Distribution / Range
The Giant Coua occurs naturally in southern and western Madagascar north to the Betsiboka River in central-north Madagascar.
This species inhabits coastal lowlands up to an elevation of 2,300 feet (about 700 meters), and large unlogged gallery forests that lack dense shrub layers.
Even though they are quite common and not currently at risk of extinction, there is evidence of a population decline likely caused by hunting and trapping of this species by children and environmental disturbances, such as fires and logging, that potentially compromise their resource use.
Alternate (Global) Names
Chinese: ???? … Czech: Kukal velký, kukalka velká … Danish: Stor Silkegøg …Estonian: suur-siidkägu … Finnish: Isokuku … French: Coua géant … German: Riesencoua, Riesen-Seidenkuckuck … Italian: Coua gigante, Cua gigante … Japanese: onijikakkou … Malagasy: Eoke, Gory be, Lejabe … Dutch: Grote Coua … Norwegian: Kjempekoa … Polish: kuja wielka … Russian: ?????????? ?????????????? ??????? … Slovak: koa velká … Spanish: Cúa Gigante … Swedish: Jättecoua
Giant Couas measure approximately 24 inches (62 cm) in length (nearly double the size of the Coquerel’s Coua (Coua coquereli).
They have characteristic bare, blue patches around their eyes with a black border around them. The upper plumage is greenish-brownish. The throat is whitish and the plumage below is rufous-colored.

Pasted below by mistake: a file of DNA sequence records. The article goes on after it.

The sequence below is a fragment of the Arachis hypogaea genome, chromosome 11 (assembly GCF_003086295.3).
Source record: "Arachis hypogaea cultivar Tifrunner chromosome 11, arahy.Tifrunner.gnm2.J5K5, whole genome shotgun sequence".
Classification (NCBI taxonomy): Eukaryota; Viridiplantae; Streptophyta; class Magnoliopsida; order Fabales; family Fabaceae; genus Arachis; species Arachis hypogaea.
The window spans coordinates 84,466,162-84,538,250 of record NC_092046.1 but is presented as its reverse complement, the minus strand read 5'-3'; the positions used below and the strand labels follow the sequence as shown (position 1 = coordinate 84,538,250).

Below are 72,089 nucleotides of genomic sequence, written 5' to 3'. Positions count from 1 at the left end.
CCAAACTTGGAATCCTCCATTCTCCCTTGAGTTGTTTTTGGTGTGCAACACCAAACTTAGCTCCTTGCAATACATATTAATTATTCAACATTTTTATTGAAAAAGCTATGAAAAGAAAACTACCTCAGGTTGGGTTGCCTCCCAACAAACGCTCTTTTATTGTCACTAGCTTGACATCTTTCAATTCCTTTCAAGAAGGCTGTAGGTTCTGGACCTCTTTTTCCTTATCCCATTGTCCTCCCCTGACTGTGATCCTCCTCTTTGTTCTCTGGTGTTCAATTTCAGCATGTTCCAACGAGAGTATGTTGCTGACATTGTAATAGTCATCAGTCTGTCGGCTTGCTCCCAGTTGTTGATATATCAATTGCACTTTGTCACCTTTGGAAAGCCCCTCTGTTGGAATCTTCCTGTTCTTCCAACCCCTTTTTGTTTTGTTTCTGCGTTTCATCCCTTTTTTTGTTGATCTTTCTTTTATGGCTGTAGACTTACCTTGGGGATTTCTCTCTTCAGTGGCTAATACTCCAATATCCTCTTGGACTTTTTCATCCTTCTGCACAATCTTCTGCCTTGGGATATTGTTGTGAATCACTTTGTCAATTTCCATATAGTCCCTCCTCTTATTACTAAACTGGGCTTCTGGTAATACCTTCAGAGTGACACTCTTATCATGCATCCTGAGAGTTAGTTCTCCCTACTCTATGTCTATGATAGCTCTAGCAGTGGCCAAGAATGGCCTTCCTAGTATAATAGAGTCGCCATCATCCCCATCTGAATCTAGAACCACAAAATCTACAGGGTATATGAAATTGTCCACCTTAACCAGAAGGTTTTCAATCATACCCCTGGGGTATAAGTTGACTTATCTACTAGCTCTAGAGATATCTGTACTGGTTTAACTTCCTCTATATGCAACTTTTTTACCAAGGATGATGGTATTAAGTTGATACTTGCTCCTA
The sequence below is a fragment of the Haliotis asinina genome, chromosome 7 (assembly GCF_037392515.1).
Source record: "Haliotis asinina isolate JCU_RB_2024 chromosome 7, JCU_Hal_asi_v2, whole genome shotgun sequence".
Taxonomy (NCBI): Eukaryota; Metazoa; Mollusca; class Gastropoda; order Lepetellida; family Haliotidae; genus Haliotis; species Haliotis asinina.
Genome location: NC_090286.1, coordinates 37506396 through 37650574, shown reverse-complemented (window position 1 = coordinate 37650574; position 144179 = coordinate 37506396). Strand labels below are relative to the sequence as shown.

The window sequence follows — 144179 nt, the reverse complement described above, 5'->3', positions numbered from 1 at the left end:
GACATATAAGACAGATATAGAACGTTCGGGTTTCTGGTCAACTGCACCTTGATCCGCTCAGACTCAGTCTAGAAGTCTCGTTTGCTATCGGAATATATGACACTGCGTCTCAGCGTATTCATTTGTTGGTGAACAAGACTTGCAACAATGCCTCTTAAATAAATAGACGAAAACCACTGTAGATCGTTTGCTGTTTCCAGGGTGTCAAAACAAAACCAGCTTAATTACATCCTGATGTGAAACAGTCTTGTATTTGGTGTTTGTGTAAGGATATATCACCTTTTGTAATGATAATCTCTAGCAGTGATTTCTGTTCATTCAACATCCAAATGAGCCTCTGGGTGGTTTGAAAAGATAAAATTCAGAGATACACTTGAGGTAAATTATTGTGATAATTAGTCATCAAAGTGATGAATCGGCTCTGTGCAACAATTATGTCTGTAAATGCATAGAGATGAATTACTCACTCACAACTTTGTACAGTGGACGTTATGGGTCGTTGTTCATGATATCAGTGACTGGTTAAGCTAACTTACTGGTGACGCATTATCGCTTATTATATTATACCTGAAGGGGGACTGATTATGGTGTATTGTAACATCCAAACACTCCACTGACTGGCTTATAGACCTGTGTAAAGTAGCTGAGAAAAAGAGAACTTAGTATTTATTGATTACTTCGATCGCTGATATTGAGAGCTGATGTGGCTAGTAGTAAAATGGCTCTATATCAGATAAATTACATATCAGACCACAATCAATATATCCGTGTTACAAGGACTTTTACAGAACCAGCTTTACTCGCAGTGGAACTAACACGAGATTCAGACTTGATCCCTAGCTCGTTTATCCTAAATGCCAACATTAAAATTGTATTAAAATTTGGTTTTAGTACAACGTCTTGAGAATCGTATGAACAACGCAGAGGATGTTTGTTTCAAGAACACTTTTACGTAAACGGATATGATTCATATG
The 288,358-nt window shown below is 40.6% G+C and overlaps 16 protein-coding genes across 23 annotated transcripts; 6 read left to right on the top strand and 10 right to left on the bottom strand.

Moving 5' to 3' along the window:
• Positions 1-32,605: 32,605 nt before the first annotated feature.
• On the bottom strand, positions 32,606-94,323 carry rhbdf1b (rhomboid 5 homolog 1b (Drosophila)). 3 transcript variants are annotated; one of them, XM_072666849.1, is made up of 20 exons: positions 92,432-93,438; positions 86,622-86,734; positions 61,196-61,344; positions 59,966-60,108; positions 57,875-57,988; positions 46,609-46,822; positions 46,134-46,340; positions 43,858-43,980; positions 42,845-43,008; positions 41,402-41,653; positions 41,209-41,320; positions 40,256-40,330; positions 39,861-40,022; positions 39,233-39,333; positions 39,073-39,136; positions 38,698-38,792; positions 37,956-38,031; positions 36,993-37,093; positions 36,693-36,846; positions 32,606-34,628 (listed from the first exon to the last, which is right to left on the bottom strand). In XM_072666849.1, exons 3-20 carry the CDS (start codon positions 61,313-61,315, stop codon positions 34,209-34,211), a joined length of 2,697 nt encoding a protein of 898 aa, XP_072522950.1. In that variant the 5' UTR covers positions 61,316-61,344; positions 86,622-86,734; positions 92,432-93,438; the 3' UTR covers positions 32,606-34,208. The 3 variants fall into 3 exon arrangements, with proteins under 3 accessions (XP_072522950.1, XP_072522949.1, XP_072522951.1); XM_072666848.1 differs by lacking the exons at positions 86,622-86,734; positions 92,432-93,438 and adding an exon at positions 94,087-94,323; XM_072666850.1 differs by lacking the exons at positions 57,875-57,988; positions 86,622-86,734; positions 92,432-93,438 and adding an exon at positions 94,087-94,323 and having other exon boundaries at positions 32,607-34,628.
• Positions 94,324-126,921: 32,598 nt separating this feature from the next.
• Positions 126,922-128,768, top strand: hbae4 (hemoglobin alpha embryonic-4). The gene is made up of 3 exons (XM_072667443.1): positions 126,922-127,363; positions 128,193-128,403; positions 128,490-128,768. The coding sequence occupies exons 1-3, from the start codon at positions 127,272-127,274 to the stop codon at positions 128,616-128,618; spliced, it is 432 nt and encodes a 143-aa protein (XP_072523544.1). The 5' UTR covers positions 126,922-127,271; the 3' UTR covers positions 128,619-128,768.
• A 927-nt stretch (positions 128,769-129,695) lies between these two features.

Like all other members of the Cuckoo family, they have large feet with reversible third toes.
Diet / Feeding
Their diet consists mainly of various insects, fruits, berries, seeds (Capurodendron madagascariensis and Buxus madagascariensis), small reptiles, snails, and some small vertebrates such as chameleons.
They are frequently observed foraging in logged gallery forests with higher canopies.
Curiously, their feeding technique appears to change with the season they are in. During the dry season, they usually gather food from the ground. During the wet season, they often leap and sally to catch their prey.
This may be due to the fact that they typically breed in the rainy season when food is readily available.
When breeding, their requirement for protein increases, and they may be more drawn to increasing their protein intake by pursuing flying insects.
Breeding / Nesting
Unlike cuckoos, Giant Couas build their own nests out of twigs and leaves that are usually well hidden in trees or bushes, and they incubate their own white-colored eggs. A clutch can consist of up to 4 eggs. Giant Couas also raise their own young.
Article (in English and German): Captive Breeding of Couas at the Weltvogelpark Walsrode in Germany / Aufzucht von Seidenkuckucken im Weltvogelpark Walsrode